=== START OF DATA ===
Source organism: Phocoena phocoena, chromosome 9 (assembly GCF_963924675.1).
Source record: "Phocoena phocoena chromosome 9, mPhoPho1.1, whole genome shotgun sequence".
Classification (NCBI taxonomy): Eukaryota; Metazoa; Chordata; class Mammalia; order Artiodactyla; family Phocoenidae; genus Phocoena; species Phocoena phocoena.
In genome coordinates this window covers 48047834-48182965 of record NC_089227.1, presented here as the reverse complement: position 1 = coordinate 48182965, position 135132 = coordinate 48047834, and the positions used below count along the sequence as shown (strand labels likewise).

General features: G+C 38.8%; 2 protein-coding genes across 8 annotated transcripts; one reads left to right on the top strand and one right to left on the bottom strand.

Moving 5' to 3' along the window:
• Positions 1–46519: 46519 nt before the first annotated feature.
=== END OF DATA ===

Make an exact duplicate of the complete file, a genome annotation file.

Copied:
Source organism: Phocoena phocoena, chromosome 9 (assembly GCF_963924675.1).
Source record: "Phocoena phocoena chromosome 9, mPhoPho1.1, whole genome shotgun sequence".
Classification (NCBI taxonomy): Eukaryota; Metazoa; Chordata; class Mammalia; order Artiodactyla; family Phocoenidae; genus Phocoena; species Phocoena phocoena.
In genome coordinates this window covers 48047834-48182965 of record NC_089227.1, presented here as the reverse complement: position 1 = coordinate 48182965, position 135132 = coordinate 48047834, and the positions used below count along the sequence as shown (strand labels likewise).

General features: G+C 38.8%; 2 protein-coding genes across 8 annotated transcripts; one reads left to right on the top strand and one right to left on the bottom strand.

Moving 5' to 3' along the window:
• Positions 1–46519: 46519 nt before the first annotated feature.